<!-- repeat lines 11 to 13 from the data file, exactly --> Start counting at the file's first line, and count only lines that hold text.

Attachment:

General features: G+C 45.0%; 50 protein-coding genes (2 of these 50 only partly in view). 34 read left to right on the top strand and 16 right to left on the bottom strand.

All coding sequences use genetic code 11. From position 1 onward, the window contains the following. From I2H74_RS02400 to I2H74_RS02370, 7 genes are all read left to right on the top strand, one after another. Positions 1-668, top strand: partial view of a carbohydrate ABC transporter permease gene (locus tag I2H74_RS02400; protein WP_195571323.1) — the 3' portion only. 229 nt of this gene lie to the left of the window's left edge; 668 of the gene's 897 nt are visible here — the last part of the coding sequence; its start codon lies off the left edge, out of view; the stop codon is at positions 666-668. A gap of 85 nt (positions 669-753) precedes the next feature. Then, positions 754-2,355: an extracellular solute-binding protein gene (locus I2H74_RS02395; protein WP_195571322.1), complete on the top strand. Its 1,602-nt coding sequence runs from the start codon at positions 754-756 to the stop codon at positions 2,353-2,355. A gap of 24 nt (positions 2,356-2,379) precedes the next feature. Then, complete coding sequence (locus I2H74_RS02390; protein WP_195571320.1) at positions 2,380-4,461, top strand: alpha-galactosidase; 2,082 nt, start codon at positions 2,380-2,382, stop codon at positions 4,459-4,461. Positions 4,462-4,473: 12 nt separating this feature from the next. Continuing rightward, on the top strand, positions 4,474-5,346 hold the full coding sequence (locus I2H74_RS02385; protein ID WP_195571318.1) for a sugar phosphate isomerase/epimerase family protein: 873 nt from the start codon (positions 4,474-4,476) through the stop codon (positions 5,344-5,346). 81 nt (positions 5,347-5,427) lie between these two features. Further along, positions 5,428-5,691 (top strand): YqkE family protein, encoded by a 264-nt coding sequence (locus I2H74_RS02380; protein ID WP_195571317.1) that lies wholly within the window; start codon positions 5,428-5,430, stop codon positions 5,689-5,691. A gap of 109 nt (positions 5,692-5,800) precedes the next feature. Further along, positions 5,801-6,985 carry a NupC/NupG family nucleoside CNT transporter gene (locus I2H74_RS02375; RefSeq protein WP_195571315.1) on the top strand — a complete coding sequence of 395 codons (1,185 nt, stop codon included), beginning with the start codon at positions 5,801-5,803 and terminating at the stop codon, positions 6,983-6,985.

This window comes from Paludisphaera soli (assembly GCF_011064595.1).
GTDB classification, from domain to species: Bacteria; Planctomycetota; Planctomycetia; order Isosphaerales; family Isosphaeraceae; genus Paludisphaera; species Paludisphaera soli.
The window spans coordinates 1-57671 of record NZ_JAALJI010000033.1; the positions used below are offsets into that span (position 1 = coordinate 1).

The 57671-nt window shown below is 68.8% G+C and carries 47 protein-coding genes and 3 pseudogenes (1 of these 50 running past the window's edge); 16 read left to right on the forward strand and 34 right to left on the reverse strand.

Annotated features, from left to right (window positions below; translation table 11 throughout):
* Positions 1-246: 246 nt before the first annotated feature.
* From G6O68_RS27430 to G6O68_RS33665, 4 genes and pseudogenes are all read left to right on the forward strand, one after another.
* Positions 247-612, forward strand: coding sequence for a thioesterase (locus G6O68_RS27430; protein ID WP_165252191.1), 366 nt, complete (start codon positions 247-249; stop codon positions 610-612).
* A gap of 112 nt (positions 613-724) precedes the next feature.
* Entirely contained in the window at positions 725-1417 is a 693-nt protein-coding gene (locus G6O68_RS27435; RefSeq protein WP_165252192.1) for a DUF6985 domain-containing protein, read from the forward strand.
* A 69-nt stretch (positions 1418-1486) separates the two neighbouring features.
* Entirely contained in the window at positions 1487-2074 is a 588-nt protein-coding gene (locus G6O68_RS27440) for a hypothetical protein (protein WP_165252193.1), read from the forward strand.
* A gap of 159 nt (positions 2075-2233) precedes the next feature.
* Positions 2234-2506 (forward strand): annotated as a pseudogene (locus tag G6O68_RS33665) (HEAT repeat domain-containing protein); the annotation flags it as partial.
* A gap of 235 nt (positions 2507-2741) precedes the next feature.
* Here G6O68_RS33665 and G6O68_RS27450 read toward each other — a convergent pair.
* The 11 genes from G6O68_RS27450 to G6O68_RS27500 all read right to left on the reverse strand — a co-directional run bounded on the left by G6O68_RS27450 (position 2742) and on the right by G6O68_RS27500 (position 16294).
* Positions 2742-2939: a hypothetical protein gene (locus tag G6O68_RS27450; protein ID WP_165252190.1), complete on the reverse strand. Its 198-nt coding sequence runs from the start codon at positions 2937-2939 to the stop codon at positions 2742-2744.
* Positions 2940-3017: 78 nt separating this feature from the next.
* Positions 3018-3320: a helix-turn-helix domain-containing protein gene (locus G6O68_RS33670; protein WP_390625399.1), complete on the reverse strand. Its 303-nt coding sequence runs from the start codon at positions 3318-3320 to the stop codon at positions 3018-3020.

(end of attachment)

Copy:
* A gap of 112 nt (positions 613-724) precedes the next feature.
* Entirely contained in the window at positions 725-1417 is a 693-nt protein-coding gene (locus G6O68_RS27435; RefSeq protein WP_165252192.1) for a DUF6985 domain-containing protein, read from the forward strand.
* A 69-nt stretch (positions 1418-1486) separates the two neighbouring features.